Friday, May 28, 2004

Fisking "The Australian" and those anti-war conservatives 

Speaking of Daniel Drezner, I noticed his earlier post "Where are conservatives on Iraq?" where he analyses a piece by Reihan Salam in "The New Republic Online" (unfortunately available only to subscribers), who in turn notes that increasing numbers of conservatives are starting to be critical either of the war in Iraq generally, or at least of President Bush's handling of the war and post-liberation.

As it happens, "The Australian" has today published a collection of quotes from prominent right-of-centre opinion-makers, "Right turns on an unnecessary war". There is no doubt that among the general chorus voicing objections to either the means or the end (or both) of the liberation, lately we can hear more and more of the conservative baritone section coming through. But as I was reading through "The Australian"'s compilation I was struck by how disingenuous it was.

John Mearsheimer, an University of Chicago political scientist, for example, is quoted as saying that "Bush's handling of foreign policy - particularly the decision to invade Iraq - has turned me and other realists into some of the administration's sharpest critics." True, but foreign policy realists have been against invasion of Iraq right from the beginning (take Bush Sr, or his foreign policy team members like Brent Scowcroft). Mearsheimer himself has been against the war way before the war actually started - you can find his position here and here. So what's the news?

Francis Fukuyama gets quoted too. But Fukuyama has been critical of Bush's foreign policy for quite some time too. Another quotee, Fareed Zakaria, as early as August 2002 thought that the Americans might have problems implementing successful nation-building in Iraq, and strongly recommended the UN involvement in reconstruction. Again, hardly a change of heart on his part. Robert Kagan doesn't have a change of heart either (far from it), he's just noting that some others do.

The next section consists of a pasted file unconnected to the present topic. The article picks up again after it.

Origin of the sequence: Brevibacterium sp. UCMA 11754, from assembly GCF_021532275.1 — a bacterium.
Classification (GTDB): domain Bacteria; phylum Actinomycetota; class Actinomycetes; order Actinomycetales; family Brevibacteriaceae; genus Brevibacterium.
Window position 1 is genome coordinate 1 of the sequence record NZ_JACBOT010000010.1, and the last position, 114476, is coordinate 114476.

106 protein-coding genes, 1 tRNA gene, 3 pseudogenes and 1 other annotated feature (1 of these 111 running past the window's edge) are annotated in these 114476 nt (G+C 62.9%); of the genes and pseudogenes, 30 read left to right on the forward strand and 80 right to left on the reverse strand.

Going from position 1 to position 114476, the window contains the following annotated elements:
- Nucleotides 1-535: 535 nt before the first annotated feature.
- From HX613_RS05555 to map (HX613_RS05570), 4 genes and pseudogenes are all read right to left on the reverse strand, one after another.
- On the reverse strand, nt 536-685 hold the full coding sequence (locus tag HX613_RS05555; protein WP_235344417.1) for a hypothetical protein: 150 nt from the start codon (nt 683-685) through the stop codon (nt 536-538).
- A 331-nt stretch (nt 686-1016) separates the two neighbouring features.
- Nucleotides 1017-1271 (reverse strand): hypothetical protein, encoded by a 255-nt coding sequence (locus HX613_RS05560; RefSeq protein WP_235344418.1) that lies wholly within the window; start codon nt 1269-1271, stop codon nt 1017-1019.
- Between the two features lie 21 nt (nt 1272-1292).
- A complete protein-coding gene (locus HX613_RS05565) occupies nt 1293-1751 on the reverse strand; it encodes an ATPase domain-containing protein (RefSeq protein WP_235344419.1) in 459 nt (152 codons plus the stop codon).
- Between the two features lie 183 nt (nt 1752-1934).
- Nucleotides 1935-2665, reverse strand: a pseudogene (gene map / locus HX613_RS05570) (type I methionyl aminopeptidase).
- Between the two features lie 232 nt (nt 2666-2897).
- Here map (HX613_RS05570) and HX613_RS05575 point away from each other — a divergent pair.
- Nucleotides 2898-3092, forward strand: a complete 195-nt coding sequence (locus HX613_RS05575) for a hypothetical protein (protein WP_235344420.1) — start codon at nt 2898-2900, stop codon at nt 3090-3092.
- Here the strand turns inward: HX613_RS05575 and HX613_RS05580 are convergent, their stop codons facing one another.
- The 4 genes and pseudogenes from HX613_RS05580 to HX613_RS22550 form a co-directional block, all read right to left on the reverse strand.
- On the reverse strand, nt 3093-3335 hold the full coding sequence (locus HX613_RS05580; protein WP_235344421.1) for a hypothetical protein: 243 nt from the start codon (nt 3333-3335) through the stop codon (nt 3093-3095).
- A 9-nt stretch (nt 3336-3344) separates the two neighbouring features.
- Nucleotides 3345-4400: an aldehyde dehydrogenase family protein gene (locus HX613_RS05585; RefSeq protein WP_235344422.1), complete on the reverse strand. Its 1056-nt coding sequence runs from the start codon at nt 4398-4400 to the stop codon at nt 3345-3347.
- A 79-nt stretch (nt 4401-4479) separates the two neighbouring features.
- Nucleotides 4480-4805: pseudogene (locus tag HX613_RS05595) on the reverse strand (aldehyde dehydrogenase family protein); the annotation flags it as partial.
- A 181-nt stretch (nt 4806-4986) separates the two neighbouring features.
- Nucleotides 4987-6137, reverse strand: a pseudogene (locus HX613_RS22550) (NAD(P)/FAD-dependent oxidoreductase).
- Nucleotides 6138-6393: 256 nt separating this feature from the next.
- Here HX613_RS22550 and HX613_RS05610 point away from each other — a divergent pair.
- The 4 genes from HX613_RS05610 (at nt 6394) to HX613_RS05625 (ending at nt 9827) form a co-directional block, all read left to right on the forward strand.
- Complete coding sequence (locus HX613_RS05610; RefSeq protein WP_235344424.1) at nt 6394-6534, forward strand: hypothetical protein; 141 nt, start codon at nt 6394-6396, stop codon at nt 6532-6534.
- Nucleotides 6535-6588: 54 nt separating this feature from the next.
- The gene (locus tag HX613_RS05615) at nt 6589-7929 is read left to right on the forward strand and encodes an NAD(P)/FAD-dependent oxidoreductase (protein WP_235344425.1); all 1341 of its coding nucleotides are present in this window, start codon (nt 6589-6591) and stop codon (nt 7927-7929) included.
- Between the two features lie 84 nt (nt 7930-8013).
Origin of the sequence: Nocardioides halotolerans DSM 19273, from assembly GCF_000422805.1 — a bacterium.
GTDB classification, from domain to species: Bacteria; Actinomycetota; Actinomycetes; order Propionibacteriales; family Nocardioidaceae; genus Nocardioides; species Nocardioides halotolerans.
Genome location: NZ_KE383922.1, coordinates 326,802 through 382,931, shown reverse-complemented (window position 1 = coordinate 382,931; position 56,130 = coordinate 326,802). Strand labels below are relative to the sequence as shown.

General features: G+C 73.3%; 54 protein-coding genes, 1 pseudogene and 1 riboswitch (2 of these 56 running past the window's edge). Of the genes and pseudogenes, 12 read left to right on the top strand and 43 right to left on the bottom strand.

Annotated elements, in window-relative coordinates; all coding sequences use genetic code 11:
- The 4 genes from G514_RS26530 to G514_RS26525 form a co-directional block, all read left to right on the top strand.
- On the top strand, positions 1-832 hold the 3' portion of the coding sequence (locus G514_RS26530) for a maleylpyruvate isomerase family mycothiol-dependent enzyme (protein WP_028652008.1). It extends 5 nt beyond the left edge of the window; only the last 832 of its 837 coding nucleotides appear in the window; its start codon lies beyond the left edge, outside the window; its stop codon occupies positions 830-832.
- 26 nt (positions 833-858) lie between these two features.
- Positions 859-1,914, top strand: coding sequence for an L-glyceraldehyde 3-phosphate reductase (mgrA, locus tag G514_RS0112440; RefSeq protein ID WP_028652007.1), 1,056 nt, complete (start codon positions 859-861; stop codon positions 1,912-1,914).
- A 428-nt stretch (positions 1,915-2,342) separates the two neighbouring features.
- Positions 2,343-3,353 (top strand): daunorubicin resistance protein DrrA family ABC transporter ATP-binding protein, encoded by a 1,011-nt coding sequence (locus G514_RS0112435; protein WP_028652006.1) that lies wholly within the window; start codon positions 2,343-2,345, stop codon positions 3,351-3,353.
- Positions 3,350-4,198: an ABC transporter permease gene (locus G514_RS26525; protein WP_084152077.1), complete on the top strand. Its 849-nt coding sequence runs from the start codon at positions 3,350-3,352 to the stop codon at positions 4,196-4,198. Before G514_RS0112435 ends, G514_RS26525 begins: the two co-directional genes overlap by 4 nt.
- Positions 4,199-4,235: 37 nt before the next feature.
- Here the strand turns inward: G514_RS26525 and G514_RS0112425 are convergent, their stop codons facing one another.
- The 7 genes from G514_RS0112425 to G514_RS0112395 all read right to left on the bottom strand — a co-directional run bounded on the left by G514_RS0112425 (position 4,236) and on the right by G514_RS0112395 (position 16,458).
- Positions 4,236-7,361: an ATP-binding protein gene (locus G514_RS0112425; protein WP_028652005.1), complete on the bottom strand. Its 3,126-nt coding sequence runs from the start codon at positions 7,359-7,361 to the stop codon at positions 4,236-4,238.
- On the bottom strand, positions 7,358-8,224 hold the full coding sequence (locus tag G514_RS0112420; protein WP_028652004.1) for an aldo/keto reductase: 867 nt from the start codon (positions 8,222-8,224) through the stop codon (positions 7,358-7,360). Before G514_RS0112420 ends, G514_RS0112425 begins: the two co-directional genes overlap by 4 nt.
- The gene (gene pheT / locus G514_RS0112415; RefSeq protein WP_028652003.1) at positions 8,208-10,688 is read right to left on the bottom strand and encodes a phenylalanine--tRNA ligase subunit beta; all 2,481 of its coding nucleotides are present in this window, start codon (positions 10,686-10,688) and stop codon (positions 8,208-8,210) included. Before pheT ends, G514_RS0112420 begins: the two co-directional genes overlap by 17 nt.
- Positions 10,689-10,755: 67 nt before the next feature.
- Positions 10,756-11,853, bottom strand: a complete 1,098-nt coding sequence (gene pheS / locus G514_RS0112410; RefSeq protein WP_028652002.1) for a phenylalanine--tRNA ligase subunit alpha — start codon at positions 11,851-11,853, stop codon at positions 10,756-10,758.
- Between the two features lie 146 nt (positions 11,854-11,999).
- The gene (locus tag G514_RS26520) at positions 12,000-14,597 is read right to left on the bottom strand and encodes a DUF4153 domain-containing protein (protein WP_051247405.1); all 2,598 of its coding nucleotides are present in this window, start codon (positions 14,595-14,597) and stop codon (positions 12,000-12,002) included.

David Brooks might be quoted as saying that "It's not too early to begin thinking about what was clearly an intellectual failure," (the actual piece here, and even that is not a wrist-slashing stuff) but he's not quoted as saying that while "[n]o other nation would have been naïve enough to [try to bring democracy to the Middle East] this badly... [n]o other nation would be adaptable enough to recover from its own innocence and muddle its way to success, as I suspect we are about to do." Again, hardly "Right turning on an unnecessary war."

Then there is George Will with "[t]his administration needs a dose of conservatism without the prefix." The problem again is that Will has been saying almost exactly the same thing only one week into the start of the war in March 2003. Again, what's the news?

Which leaves CNN's Crossfire moderator, Tucker Carlson, with his "I supported the war and now I feel foolish." He does seem to be the only one quoted in "The Australian" piece who did change his mind on Iraq. But if Tucker Carson is the only one that "The Oz" can find to support their argument, then we can all take a deep breath and go back to whatever we were doing before.


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